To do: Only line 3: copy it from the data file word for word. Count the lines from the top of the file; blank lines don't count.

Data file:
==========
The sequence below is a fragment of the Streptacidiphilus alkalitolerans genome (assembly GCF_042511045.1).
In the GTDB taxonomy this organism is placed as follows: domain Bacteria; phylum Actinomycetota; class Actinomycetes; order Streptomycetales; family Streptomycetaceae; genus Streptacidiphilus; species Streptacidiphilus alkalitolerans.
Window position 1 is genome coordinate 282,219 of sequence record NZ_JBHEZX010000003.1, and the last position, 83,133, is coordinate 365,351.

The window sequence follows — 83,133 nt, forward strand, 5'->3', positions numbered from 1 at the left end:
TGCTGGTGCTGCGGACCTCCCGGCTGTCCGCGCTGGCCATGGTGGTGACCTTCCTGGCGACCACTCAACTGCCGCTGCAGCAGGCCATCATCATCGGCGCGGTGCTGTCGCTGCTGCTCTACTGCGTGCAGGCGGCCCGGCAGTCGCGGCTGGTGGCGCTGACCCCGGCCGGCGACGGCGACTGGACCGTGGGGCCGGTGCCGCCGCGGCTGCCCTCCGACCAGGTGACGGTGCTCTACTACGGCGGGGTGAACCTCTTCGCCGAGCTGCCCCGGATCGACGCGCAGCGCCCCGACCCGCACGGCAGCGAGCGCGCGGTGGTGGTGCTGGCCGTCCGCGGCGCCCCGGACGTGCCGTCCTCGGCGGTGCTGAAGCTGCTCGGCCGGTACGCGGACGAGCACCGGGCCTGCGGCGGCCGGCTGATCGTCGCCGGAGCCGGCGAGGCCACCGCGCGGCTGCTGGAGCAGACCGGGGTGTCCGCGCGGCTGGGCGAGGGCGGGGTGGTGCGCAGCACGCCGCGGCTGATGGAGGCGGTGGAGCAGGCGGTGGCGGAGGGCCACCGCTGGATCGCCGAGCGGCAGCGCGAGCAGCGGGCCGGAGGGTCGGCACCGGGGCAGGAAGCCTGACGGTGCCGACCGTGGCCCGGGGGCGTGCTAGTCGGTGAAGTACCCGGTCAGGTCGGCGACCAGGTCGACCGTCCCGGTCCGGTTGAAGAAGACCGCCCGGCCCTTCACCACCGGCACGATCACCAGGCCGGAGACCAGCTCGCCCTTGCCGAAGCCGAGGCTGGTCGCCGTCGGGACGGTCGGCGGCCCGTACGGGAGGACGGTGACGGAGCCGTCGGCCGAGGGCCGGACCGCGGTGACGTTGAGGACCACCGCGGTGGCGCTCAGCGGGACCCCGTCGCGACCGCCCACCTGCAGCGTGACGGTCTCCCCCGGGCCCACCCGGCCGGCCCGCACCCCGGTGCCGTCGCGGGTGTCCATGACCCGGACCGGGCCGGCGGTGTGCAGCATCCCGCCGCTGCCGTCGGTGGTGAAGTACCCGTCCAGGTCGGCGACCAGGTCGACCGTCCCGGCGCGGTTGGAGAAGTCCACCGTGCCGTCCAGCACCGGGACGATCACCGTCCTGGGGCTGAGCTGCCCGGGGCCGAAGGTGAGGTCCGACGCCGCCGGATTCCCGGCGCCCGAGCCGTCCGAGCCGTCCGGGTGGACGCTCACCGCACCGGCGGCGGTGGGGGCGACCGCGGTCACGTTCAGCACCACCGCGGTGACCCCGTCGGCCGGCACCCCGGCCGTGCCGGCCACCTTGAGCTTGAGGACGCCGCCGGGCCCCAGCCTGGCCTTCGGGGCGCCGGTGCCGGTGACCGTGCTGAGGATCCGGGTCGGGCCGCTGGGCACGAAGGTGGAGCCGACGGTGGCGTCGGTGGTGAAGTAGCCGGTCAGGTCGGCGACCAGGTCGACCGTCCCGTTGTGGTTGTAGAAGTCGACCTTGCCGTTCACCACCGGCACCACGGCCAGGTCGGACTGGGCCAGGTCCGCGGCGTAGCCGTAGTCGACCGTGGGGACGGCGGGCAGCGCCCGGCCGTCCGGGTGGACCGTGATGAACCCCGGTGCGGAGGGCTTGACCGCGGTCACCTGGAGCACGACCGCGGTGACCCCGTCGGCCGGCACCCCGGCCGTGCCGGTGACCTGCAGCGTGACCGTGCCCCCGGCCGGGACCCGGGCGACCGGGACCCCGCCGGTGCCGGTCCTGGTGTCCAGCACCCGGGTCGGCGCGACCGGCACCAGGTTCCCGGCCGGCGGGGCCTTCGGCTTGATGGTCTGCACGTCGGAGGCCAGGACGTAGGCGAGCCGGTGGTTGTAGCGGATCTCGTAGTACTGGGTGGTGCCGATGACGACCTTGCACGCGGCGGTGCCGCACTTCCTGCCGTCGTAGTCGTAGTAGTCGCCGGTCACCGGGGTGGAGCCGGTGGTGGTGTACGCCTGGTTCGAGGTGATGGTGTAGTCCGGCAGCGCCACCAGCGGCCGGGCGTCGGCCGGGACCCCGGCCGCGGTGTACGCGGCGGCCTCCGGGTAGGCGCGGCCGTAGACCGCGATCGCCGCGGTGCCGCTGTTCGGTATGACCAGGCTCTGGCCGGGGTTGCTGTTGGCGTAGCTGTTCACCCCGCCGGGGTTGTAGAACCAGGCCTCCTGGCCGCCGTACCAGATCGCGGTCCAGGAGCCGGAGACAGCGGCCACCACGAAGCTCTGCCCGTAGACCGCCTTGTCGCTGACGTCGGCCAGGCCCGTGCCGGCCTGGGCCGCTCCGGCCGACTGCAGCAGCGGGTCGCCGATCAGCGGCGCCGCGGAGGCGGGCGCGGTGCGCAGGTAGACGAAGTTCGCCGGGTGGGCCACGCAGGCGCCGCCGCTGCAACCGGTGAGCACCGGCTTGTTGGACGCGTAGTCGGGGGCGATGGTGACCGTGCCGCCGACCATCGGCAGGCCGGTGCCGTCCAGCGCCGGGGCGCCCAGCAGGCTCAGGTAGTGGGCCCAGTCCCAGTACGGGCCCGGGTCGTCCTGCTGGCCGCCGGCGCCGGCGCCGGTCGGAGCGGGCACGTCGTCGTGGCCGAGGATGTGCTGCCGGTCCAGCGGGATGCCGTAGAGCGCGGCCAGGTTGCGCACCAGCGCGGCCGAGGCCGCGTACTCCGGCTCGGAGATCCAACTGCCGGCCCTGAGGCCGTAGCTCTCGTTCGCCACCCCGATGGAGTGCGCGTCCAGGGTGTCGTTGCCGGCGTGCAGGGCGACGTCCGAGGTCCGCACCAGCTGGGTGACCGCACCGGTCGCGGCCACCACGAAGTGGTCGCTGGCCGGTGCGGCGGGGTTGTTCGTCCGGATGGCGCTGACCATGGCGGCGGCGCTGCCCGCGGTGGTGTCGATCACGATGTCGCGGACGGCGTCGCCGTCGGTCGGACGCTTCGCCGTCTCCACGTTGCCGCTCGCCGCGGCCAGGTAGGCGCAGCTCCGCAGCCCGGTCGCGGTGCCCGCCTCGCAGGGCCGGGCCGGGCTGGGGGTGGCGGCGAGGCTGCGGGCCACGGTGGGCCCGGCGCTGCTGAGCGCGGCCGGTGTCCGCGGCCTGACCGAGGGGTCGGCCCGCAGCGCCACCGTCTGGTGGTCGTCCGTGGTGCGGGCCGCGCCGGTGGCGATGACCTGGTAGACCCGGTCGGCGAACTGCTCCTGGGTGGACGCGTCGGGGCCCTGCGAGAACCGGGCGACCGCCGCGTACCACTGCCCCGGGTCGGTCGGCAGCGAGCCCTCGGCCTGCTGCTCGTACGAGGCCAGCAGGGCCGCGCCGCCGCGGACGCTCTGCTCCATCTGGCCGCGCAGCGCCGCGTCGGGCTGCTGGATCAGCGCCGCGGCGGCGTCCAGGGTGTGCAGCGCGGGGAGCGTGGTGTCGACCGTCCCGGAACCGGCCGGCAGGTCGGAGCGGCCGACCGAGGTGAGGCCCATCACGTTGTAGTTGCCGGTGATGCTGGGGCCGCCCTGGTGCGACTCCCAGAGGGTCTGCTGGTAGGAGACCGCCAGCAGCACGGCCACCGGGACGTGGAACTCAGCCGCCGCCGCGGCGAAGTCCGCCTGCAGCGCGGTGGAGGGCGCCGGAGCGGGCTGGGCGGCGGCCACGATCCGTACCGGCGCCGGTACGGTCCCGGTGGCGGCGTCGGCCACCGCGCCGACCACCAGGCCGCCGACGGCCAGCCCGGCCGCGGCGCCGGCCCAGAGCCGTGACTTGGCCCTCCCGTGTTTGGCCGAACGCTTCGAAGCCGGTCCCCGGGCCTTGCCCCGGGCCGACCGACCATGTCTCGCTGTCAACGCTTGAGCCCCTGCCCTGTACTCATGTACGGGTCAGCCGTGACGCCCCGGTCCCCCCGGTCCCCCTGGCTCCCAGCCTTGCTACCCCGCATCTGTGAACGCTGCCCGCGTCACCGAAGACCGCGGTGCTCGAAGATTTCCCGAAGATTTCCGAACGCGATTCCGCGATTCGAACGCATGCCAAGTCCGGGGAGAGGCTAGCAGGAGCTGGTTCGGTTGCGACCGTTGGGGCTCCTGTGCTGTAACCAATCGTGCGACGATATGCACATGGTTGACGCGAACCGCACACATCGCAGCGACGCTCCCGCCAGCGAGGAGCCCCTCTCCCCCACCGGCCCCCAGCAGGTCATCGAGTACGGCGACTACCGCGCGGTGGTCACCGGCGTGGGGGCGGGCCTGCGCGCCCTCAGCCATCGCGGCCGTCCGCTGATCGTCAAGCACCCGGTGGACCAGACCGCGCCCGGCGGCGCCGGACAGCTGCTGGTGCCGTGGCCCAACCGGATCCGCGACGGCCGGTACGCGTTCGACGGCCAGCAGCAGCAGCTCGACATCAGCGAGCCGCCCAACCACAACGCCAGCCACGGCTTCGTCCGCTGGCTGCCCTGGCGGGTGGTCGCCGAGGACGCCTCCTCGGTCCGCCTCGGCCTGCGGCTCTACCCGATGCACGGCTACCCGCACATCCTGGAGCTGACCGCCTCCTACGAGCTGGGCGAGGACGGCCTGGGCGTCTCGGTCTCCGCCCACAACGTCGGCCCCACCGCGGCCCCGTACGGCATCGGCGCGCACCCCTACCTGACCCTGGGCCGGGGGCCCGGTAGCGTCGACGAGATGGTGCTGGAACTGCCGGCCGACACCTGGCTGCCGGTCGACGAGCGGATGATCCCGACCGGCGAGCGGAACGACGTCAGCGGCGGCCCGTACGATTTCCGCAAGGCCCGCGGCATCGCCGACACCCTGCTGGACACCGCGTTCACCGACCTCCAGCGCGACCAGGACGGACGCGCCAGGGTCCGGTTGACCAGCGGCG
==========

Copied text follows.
Window position 1 is genome coordinate 282,219 of sequence record NZ_JBHEZX010000003.1, and the last position, 83,133, is coordinate 365,351.